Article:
Every evening when I walk my dog near Cookson Road (in north Bengaluru) where I live, I see at least four species of butterflies, hear/see five species of birds and of course spot the most commonly seen wild mammal – the squirrel or the three-striped palm squirrel. All this when I am not even looking for wildlife!
Surprised? Yes, urban areas like Bangalore have a wealth of wildlife. Unfortunately, people living in cities are often unaware of their ‘wild’ co-habitants. One will be surprised to learn that many wild creatures have adapted to the metropolis.
When I try and tell people about urban wildlife, they usually laugh and say, ‘Oh, you mean pigeons’. But there is a lot more to it. Cities are very similar to wild ecosystems as we know them. There are different habitat types in the variety of architectural styles of the buildings, designated green spaces, sewers and drains, water bodies and so on. There is also an abundance of food. All these factors make it an attractive habitat.
Rose Ringed Parakeet, Indian Rock Pigeon, House Crow, Large-billed crow, Greater Coucal, Black Kite, Asian Koel, Common Myna, Jungle Myna, White-cheeked Barbet, Purple Rumped Sunbird, Great Tit, Common Tailor bird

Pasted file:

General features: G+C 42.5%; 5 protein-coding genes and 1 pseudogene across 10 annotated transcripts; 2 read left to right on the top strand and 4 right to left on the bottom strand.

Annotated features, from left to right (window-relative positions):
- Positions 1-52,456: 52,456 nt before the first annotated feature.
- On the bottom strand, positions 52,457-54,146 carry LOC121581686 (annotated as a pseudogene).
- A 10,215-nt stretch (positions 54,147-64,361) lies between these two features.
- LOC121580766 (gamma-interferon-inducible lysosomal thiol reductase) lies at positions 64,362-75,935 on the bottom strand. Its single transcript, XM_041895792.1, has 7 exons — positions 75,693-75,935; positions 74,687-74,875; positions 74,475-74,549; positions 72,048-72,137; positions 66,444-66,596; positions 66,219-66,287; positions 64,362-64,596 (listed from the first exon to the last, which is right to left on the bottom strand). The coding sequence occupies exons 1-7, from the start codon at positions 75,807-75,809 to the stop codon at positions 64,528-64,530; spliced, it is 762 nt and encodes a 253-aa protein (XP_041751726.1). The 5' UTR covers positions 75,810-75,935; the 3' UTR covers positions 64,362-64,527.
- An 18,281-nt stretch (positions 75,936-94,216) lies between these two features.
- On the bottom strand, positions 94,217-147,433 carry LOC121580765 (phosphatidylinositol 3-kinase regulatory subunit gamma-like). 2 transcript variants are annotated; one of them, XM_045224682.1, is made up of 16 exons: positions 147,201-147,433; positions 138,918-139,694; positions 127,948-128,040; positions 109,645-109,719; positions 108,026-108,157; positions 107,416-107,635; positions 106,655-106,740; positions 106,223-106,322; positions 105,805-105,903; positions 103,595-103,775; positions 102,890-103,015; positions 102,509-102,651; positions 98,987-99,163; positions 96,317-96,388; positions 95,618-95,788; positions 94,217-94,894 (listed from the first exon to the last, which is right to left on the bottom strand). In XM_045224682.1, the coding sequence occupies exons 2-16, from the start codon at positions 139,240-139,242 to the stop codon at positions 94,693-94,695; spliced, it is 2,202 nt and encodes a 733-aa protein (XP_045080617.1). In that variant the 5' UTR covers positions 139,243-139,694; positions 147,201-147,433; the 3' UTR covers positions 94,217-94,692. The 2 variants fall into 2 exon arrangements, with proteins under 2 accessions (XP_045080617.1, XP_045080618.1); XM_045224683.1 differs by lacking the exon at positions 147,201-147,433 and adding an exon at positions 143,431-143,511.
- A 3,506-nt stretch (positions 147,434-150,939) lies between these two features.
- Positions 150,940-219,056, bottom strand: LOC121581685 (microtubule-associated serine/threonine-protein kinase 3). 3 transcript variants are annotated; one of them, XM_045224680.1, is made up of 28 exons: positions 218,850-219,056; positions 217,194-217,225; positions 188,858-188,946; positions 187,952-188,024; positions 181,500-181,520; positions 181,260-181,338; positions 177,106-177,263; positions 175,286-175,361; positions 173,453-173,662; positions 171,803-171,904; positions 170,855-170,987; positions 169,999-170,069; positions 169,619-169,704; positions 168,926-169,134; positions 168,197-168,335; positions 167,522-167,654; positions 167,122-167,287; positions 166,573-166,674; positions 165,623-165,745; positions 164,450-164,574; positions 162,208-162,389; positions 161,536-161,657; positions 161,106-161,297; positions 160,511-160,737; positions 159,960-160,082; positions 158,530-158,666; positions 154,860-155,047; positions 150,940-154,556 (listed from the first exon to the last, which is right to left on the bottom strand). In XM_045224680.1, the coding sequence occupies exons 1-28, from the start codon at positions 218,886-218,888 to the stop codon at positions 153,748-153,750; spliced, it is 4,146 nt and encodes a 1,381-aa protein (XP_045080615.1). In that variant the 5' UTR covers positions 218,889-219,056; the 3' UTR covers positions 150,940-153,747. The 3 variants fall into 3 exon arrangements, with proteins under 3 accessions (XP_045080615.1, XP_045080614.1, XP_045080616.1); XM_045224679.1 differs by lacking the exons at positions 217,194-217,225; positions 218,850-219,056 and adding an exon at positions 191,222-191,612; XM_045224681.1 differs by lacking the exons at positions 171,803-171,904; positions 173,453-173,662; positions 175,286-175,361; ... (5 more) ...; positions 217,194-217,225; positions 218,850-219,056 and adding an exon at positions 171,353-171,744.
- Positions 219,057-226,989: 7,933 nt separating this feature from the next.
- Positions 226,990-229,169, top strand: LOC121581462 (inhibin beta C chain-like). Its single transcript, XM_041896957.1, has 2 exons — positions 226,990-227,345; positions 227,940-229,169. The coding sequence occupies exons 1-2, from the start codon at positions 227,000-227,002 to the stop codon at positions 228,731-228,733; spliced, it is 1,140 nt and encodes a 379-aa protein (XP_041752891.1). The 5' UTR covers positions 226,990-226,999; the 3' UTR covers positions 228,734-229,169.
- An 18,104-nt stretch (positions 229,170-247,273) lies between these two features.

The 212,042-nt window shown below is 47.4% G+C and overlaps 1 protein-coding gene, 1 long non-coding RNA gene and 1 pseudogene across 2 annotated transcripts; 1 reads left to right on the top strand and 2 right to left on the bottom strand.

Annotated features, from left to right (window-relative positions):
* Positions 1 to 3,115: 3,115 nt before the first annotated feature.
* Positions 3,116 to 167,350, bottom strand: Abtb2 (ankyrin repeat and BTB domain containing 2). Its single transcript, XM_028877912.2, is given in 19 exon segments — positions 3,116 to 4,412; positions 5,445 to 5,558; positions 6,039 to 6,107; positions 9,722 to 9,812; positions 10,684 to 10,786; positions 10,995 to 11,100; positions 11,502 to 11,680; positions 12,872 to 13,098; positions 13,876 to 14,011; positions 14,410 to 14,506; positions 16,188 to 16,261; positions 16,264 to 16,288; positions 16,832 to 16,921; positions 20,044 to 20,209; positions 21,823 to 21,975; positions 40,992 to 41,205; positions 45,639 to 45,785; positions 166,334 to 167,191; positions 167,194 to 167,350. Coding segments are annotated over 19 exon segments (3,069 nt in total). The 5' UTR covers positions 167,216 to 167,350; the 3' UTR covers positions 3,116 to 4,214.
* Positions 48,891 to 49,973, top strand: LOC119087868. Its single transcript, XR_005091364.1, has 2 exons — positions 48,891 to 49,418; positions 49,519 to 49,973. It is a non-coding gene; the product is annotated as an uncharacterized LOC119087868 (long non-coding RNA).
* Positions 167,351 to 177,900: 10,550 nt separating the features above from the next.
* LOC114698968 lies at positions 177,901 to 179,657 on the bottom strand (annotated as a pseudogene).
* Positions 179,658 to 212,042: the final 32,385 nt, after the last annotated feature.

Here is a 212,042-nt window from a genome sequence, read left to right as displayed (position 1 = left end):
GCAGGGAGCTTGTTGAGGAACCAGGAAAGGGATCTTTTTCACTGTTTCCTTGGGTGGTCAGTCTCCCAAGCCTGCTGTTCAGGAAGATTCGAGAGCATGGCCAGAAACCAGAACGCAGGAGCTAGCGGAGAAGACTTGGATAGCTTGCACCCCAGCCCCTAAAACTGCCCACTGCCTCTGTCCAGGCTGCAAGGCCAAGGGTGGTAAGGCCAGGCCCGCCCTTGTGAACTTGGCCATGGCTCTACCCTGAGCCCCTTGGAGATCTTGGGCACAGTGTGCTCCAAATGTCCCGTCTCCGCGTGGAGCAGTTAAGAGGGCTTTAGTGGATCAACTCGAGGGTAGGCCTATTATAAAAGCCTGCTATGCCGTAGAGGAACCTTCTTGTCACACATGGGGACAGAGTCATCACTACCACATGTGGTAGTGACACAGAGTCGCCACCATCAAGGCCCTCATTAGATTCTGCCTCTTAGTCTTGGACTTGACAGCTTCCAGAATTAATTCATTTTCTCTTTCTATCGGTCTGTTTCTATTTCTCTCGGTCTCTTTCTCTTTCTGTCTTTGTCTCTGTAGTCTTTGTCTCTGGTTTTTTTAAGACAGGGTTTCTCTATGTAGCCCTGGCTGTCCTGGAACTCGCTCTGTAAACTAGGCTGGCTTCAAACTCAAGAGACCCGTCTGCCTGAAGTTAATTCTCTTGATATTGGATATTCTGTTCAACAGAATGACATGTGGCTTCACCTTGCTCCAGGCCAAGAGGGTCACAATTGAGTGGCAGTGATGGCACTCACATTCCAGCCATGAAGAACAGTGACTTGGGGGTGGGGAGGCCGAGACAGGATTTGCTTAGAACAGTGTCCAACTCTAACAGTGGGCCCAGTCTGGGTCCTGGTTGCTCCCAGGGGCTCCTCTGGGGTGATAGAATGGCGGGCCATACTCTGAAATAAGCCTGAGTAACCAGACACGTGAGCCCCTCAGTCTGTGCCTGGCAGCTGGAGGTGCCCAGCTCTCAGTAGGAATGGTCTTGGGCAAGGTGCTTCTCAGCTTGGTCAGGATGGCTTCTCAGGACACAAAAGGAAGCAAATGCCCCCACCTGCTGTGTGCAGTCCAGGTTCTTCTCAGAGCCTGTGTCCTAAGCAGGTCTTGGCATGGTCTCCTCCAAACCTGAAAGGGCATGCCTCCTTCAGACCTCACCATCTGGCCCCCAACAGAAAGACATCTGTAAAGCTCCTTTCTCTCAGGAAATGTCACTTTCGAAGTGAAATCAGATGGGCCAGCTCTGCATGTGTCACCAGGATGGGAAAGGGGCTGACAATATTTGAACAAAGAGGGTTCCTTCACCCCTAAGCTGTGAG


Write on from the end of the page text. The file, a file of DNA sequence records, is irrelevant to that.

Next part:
Lime butterfly, Tailed Jay, Common Bluebottle, Two spot Grass Yellow, Common crow, Common Mormon, Blue Mormon, Plain Tiger, Striped Tiger, Blue Tiger, Common Rose, Angled Castor, Common Emigrant, Common Jezebel, Common Banded Awl, Zebra Blue
Three-striped palm squirrel, Indian Flying Fox
A host of animals, birds, reptiles and insects have adapted to this habitat and are thriving. In fact a few hardy species have become well-known urban pests, like the house shrew, house rat, cockroach, silver fish and house fly, because they have adapted so well to the smoggy, built-up habitat that humans have built.
And coming back to the Pigeon (The Indian Rock Pigeon), how many of us realise that they originally found the city inviting because food was plentiful and predators scarce. In addition, building ledges provided plenty of fine nesting spots.
Urban wildlife is largely undocumented in India and plays no part in our town planning. The importance of urban wildlife cannot be ignored for long. Recently a rare species of spider of the tarantula family (Poecilothera torantula) was found in Bangalore. There are no earlier records of this species. However, world-wide scientists are paying more attention to urban wildlife, in part because cities are one of earth’s most rapidly growing habitats.
Recording wildlife in Bengaluru
Over the past few months newspapers and television channels have been filled with sensational stories on the decline of wildlife in India, especially the plight of the tiger. This has generated a lot of activity in our urban centers, Bangalore included, where thousands of people sign petitions that appeal to the government to save and conserve our wild heritage.